When Andy Levine adopted the name John Nebraska about 25 years ago, he was not having an identity crisis. Quite the opposite. The editorial illustrator who had built an enviable clientele and successful career in Manhattan simply felt the need to adopt a new name for the artist whose style differed from Levine’s commercial repertoire.
“An artist’s quest is always to be a little different,” he says. “If you’re doing one thing over and over you feel you have conquered, you should do something else. When I started doing something new, I wanted to promote the two different things. John Nebraska was about as far from Andy Levine as you can get.”
Levine, a Detroit native, says he studied art at as many schools that were available to him and received his BFA from California College of the Arts. When he moved to New York, he adopted photorealism to pursue technical illustration, but when that did not prove lucrative, he took a cue from his wife — a cartoonist — and turned to editorial illustration. “I took these technical skills and started to create my own world, using my imagination. That’s what editorial illustration is about — finding a visual metaphor for a dry subject matter.”
Clients included The New York Times, Business Week, Forbes, Newsweek, Washington Post, and Scholastic. He even designed a stamp for the U.S. Postal Service to raise awareness about organ transplants.
As illustration moved from analog to digital, Levine launched Nebraska. Ten years ago, he sold his house in New York and moved to Asheville. “It was beautiful here, it was artsy and affordable,” he explains. He adds that his wife, who passed away six years ago, was battling a long illness; he has since remarried.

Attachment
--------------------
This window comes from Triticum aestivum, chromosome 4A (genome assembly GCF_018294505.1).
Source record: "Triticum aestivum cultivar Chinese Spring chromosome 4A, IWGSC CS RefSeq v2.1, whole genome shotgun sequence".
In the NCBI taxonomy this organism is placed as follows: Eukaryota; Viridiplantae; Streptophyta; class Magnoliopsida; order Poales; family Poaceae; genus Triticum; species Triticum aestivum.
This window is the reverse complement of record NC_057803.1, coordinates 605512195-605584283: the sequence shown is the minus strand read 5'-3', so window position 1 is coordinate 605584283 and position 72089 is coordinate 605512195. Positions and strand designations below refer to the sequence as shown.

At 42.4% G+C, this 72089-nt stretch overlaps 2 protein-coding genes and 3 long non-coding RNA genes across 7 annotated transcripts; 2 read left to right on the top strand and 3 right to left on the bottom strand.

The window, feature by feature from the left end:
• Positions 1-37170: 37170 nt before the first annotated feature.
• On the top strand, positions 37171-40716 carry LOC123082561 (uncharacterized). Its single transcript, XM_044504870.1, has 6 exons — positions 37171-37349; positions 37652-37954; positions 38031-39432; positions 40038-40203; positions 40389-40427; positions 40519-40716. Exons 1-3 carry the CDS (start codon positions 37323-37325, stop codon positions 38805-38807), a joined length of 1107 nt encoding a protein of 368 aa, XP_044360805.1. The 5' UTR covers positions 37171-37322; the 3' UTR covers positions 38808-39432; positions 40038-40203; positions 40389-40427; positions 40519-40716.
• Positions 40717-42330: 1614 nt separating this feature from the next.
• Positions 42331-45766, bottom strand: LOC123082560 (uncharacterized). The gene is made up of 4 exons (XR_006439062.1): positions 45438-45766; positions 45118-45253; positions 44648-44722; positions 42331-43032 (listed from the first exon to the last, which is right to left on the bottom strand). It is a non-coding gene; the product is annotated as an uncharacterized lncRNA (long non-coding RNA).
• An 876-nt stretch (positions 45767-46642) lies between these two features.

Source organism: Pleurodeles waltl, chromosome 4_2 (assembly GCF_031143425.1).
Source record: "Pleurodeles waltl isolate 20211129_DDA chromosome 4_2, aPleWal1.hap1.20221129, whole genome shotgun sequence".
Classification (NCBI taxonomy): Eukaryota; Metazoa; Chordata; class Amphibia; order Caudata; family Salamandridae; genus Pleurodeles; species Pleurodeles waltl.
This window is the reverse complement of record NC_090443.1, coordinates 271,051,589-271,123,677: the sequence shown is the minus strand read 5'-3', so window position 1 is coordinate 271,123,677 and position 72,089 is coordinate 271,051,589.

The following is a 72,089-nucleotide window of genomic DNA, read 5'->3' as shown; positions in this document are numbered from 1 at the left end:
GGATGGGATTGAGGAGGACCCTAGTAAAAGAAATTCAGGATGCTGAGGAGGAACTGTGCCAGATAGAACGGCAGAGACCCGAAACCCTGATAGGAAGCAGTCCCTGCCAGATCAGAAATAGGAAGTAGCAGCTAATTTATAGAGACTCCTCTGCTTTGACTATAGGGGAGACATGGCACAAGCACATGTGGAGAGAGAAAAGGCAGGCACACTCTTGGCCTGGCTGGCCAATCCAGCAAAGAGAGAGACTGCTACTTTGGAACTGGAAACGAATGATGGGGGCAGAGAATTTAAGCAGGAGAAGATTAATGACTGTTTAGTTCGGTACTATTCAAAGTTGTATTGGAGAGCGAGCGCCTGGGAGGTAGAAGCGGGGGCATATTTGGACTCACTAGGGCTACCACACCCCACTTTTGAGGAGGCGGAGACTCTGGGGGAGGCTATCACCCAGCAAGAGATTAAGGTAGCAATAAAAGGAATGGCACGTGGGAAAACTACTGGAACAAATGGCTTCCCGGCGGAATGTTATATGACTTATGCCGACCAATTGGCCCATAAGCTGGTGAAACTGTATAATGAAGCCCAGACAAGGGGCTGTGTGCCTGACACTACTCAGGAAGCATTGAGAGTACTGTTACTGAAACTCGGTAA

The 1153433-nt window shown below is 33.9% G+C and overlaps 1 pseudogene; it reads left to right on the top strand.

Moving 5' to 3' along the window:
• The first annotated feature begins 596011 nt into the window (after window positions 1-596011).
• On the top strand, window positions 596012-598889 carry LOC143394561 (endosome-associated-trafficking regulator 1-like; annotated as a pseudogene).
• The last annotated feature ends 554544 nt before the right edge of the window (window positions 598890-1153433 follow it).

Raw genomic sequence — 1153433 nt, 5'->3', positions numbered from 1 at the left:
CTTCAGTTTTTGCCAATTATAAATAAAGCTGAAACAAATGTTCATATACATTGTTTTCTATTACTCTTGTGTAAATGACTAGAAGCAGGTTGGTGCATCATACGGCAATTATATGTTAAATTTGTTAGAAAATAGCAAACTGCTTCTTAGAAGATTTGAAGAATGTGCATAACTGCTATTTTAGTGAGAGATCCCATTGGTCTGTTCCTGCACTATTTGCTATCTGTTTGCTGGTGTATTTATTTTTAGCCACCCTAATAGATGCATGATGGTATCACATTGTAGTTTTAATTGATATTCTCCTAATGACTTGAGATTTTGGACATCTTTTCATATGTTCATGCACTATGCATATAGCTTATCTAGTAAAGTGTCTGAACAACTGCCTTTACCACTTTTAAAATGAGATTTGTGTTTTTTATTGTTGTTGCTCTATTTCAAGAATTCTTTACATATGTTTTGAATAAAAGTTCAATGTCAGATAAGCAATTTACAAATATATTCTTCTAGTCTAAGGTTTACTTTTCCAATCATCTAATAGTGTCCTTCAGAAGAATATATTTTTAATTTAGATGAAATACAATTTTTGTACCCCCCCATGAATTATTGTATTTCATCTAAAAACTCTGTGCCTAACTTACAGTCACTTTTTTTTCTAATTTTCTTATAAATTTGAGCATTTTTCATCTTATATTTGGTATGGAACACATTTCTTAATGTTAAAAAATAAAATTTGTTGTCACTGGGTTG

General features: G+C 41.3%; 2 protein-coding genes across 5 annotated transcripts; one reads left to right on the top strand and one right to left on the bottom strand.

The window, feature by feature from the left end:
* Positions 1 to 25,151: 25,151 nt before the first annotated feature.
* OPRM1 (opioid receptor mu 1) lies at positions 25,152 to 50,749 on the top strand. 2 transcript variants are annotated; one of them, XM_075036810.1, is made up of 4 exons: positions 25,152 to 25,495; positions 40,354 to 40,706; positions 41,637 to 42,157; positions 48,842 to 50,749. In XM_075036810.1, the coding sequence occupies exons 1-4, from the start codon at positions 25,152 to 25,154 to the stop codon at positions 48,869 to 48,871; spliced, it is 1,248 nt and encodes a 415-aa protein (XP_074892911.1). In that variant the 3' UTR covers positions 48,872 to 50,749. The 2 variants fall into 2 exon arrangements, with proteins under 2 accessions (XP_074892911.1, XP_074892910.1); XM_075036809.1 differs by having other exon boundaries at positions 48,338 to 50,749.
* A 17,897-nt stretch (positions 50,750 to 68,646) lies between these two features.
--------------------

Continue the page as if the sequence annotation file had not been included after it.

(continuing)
John Nebraska did not strike oil. “The first pieces I was doing were very slick and detailed, but they did not do well here,” he recalls. “As an artist, you have to have thick skin.”
Artists also, he states emphatically, must have a voice. “That may be the hardest part of being a creative. I also teach, and I can teach someone all the technical skills and techniques, but I can’t teach someone to be creative or teach them how to find a voice. If you’re lucky, your voice will find you to speak through your work.”
Currently, the artist is expressing himself through mobiles and sculpture. “In this crazy, chaotic, topsy-turvy world, I decided I wanted to make art that is quieter, that you can find peace in observing. There is something hypnotic about seeing art that moves. The mobiles throw beautiful shadows which are sometimes more beguiling than the mobile itself.”
Levine can spend day and night pondering those shadows — he has about 15 hanging in the main room of his home, which also has multiple studios, depending on the medium he’s working in, and is designed to serve as a gallery.
“I am back to Andy Levine,” he says. “John Nebraska still lives inside me, but at this point in my life, I am claiming who I am.”
Andy Levine, East Asheville. The artist will host a home exhibit, Open Studios, the first two weekends of this month (June 4-5 and June 11-12) from noon to 7pm. Call 828-545-9661 for the address or to make an appointment outside of those dates. Also see Levine’s work on his new website, levineworld.com.